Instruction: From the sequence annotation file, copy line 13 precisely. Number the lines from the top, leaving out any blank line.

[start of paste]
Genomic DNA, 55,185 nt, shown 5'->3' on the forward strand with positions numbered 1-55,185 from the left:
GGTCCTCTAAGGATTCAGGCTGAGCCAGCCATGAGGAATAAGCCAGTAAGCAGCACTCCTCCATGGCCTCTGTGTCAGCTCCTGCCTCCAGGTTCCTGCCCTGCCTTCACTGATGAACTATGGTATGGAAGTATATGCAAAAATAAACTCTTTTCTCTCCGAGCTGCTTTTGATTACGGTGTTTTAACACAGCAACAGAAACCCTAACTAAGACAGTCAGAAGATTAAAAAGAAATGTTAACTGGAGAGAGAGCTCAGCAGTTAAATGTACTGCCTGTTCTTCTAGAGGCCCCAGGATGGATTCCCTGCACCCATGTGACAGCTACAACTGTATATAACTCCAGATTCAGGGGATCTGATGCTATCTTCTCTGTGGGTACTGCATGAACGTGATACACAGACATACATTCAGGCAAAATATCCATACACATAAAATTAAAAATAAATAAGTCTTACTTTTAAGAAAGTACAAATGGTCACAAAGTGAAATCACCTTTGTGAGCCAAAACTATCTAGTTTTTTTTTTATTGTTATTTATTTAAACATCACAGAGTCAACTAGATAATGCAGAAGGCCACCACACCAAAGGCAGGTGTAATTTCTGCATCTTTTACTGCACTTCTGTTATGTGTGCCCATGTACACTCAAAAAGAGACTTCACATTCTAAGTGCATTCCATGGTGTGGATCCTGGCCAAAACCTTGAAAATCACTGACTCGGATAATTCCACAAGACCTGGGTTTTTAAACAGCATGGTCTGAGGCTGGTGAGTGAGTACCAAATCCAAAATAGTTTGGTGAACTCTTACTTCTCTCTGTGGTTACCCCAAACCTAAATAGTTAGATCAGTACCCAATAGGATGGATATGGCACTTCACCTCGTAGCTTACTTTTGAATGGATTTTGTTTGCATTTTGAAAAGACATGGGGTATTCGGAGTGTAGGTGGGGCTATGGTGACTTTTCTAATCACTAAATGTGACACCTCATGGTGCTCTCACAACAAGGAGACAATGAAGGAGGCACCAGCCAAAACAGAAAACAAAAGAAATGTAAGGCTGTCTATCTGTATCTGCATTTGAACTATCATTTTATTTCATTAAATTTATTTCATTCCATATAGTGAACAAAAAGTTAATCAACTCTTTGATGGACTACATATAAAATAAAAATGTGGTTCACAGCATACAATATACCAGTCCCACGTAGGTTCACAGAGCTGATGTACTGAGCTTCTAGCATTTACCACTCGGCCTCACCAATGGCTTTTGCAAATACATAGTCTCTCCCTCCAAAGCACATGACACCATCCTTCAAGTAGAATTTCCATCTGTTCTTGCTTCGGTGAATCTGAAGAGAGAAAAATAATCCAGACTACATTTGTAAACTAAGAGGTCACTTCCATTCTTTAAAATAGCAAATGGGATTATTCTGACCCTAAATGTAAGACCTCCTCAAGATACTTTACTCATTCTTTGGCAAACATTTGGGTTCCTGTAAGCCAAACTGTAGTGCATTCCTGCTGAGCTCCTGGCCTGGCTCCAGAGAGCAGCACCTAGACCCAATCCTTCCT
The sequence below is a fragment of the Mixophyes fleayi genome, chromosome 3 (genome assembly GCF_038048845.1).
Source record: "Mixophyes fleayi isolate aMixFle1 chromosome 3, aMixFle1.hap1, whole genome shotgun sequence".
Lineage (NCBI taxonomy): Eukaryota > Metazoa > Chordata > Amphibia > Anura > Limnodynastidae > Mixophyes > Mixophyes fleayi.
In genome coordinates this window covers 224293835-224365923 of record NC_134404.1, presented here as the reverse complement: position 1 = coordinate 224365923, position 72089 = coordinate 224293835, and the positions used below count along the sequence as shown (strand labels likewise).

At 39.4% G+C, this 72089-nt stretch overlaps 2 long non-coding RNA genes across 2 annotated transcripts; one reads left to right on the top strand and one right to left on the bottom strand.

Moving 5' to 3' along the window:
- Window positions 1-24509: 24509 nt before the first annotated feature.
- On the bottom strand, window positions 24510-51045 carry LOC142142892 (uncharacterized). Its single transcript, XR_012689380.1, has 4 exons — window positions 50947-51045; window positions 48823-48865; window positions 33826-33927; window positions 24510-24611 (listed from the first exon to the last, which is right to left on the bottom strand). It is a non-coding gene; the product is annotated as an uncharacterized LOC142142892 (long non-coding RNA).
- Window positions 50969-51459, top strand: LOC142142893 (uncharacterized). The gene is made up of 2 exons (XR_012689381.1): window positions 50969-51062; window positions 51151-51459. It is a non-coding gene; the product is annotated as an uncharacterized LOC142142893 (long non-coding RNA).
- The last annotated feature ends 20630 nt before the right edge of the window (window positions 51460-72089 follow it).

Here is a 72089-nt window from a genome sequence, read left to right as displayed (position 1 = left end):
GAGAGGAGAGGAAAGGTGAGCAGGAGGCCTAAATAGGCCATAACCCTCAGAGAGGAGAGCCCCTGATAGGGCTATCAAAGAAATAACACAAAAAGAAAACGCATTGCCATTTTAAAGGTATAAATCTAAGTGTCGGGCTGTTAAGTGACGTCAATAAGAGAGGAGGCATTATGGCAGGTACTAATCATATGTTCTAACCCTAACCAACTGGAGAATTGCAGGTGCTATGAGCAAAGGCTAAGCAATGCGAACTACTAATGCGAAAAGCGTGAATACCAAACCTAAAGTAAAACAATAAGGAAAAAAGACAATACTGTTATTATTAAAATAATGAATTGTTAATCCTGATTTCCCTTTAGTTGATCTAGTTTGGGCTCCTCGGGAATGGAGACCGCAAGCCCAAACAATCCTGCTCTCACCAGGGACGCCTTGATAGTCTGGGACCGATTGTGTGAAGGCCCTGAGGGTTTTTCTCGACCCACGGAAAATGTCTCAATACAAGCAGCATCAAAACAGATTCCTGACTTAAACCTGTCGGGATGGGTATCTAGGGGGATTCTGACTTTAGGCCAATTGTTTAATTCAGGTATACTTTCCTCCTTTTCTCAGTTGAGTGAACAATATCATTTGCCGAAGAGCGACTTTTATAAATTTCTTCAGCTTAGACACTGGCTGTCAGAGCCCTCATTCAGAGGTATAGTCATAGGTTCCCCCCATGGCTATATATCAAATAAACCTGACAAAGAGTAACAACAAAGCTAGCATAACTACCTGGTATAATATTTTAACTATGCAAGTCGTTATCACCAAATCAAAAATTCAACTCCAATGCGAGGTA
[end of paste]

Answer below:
Here is a 72089-nt window from a genome sequence, read left to right as displayed (position 1 = left end):